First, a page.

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'Stem cells and MS'

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If you have a question about this talk, please contact Professor Robin Franklin.

Repair and regeneration using cell therapy in multiple sclerosis have been explored experimentally for decades. In this time, a number of unexpected and essentially novel aspects of the disease have emerged and presented new challenges – the occurrence of early axon loss, the involvement of ‘normal appearing’ white matter, and the importance of grey matter involvement, to name but a few. This expansion of our understanding of multiple sclerosis is of course vital, and has informed and guided approaches to developing reparative therapies.

Stem cells have claimed much attention, and clearly offer great potential in regenerative medicine. Whilst most attention has undoubtedly focused on embryonic stem cells, we have concentrated our efforts in Bristol exclusively on the rather (i.e., much) less fashionable adult counterpart.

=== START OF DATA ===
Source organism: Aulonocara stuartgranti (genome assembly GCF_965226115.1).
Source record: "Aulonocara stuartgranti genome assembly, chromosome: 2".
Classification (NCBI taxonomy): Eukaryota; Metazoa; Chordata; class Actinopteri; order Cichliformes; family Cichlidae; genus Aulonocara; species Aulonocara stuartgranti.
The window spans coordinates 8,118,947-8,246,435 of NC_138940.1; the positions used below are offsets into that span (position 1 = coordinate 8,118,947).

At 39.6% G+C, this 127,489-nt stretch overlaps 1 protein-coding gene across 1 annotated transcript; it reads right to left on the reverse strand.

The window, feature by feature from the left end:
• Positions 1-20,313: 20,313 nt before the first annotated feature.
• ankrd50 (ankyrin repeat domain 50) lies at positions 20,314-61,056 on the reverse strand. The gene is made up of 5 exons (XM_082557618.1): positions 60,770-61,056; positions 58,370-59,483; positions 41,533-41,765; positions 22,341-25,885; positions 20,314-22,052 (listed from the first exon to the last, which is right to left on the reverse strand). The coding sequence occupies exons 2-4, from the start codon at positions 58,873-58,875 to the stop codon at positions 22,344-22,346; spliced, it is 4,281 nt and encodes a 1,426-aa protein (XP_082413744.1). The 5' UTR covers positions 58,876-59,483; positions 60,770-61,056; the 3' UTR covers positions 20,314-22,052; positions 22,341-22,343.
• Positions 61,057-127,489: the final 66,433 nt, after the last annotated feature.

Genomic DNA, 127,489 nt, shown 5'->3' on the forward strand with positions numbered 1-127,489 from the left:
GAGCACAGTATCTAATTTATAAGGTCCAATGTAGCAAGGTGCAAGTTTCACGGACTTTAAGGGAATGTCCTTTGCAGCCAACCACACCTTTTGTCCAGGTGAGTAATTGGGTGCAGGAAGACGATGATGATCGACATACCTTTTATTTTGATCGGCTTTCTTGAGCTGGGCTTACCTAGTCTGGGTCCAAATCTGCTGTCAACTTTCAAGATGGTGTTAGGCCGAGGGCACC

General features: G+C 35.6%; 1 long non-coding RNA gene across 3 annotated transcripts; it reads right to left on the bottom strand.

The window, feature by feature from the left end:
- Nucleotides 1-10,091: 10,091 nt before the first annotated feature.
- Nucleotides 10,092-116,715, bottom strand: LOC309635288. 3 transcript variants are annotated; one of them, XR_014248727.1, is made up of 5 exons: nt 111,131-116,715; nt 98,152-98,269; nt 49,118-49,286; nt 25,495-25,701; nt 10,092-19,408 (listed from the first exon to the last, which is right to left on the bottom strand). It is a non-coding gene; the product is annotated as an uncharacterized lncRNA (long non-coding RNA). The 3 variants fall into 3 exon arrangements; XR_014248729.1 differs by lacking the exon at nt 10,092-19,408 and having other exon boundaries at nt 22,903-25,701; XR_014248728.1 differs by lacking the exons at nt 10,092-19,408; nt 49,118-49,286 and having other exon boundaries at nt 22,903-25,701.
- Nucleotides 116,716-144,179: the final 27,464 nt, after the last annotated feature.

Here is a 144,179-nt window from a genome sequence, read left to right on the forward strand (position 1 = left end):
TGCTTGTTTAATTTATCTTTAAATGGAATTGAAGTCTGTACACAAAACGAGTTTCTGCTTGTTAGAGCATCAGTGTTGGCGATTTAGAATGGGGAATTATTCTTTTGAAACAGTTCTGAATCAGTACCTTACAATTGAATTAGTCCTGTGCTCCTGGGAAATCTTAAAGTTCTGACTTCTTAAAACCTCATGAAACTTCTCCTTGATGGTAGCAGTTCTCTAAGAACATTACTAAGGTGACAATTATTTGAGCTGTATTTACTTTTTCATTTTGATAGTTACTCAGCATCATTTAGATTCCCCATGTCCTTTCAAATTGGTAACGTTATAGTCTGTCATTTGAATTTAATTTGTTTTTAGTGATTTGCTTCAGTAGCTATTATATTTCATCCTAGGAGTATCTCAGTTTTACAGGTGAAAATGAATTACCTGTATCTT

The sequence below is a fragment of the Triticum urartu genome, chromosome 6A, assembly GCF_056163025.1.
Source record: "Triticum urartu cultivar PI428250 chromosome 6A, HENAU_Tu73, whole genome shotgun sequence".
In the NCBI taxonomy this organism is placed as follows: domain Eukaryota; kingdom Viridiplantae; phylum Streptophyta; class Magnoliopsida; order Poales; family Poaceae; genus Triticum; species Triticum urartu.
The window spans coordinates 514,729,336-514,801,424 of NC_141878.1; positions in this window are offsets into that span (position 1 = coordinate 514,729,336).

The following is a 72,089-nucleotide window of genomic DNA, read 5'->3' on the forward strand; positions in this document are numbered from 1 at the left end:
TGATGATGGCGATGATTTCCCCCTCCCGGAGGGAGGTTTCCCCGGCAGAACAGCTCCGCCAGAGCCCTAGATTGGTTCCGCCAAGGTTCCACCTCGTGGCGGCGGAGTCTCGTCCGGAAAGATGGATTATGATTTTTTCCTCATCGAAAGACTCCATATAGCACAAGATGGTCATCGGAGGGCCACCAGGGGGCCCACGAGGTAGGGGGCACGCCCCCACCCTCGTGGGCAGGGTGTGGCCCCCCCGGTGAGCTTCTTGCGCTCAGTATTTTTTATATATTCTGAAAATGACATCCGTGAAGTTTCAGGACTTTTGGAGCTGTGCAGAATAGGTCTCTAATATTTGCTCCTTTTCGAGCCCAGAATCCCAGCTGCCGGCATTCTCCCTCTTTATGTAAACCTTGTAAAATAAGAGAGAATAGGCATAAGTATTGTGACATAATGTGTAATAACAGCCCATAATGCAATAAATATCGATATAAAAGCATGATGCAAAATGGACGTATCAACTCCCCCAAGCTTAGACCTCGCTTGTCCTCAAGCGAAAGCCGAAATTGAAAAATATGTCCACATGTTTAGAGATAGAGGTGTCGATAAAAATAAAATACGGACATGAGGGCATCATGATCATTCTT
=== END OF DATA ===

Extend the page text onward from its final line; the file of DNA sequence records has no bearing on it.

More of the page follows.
I hope to explain why this has been the case; what approaches we have taken to studying and developing repair in MS, and why we have felt it appropriate to extend our experimental work beyond the laboratory and conduct a proof-of-principle therapeutic trial of autologous bone marrow cells in patients with MS.

This talk is part of the Departmental Seminar Programme, Department of Veterinary Medicine series.

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